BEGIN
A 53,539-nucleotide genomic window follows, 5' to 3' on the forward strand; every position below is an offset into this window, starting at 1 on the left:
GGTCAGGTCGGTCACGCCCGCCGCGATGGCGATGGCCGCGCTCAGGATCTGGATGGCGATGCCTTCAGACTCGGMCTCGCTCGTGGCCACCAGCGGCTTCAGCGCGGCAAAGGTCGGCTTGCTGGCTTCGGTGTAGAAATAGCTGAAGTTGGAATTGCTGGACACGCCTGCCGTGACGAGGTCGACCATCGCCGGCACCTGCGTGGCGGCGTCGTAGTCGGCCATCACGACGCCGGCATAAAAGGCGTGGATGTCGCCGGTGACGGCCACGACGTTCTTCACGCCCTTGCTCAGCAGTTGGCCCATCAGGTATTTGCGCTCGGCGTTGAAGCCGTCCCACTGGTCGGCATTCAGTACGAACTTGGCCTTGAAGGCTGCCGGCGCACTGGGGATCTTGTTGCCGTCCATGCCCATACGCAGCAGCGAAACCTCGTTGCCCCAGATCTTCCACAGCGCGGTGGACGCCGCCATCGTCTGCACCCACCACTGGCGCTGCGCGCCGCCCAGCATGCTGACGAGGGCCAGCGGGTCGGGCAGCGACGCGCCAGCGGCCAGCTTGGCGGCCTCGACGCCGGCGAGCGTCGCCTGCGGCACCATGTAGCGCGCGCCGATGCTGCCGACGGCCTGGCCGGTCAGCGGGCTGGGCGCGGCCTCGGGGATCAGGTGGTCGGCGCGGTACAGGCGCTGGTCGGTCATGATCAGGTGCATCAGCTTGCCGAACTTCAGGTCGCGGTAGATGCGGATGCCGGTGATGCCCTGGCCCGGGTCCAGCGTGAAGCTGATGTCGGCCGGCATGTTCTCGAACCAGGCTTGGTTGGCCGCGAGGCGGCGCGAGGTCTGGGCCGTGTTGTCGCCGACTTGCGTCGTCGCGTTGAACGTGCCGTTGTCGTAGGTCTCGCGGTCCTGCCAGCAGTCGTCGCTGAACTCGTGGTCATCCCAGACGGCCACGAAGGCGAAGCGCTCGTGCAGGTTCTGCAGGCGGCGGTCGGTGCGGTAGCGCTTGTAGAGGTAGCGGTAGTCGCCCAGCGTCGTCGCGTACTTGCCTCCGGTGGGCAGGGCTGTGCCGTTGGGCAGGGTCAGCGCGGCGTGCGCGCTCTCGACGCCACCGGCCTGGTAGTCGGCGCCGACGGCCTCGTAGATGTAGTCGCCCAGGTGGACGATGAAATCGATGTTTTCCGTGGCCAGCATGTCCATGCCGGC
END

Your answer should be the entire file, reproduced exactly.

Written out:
A 53,539-nucleotide genomic window follows, 5' to 3' on the forward strand; every position below is an offset into this window, starting at 1 on the left:
GGTCAGGTCGGTCACGCCCGCCGCGATGGCGATGGCCGCGCTCAGGATCTGGATGGCGATGCCTTCAGACTCGGMCTCGCTCGTGGCCACCAGCGGCTTCAGCGCGGCAAAGGTCGGCTTGCTGGCTTCGGTGTAGAAATAGCTGAAGTTGGAATTGCTGGACACGCCTGCCGTGACGAGGTCGACCATCGCCGGCACCTGCGTGGCGGCGTCGTAGTCGGCCATCACGACGCCGGCATAAAAGGCGTGGATGTCGCCGGTGACGGCCACGACGTTCTTCACGCCCTTGCTCAGCAGTTGGCCCATCAGGTATTTGCGCTCGGCGTTGAAGCCGTCCCACTGGTCGGCATTCAGTACGAACTTGGCCTTGAAGGCTGCCGGCGCACTGGGGATCTTGTTGCCGTCCATGCCCATACGCAGCAGCGAAACCTCGTTGCCCCAGATCTTCCACAGCGCGGTGGACGCCGCCATCGTCTGCACCCACCACTGGCGCTGCGCGCCGCCCAGCATGCTGACGAGGGCCAGCGGGTCGGGCAGCGACGCGCCAGCGGCCAGCTTGGCGGCCTCGACGCCGGCGAGCGTCGCCTGCGGCACCATGTAGCGCGCGCCGATGCTGCCGACGGCCTGGCCGGTCAGCGGGCTGGGCGCGGCCTCGGGGATCAGGTGGTCGGCGCGGTACAGGCGCTGGTCGGTCATGATCAGGTGCATCAGCTTGCCGAACTTCAGGTCGCGGTAGATGCGGATGCCGGTGATGCCCTGGCCCGGGTCCAGCGTGAAGCTGATGTCGGCCGGCATGTTCTCGAACCAGGCTTGGTTGGCCGCGAGGCGGCGCGAGGTCTGGGCCGTGTTGTCGCCGACTTGCGTCGTCGCGTTGAACGTGCCGTTGTCGTAGGTCTCGCGGTCCTGCCAGCAGTCGTCGCTGAACTCGTGGTCATCCCAGACGGCCACGAAGGCGAAGCGCTCGTGCAGGTTCTGCAGGCGGCGGTCGGTGCGGTAGCGCTTGTAGAGGTAGCGGTAGTCGCCCAGCGTCGTCGCGTACTTGCCTCCGGTGGGCAGGGCTGTGCCGTTGGGCAGGGTCAGCGCGGCGTGCGCGCTCTCGACGCCACCGGCCTGGTAGTCGGCGCCGACGGCCTCGTAGATGTAGTCGCCCAGGTGGACGATGAAATCGATGTTTTCCGTGGCCAGCATGTCCATGCCGGC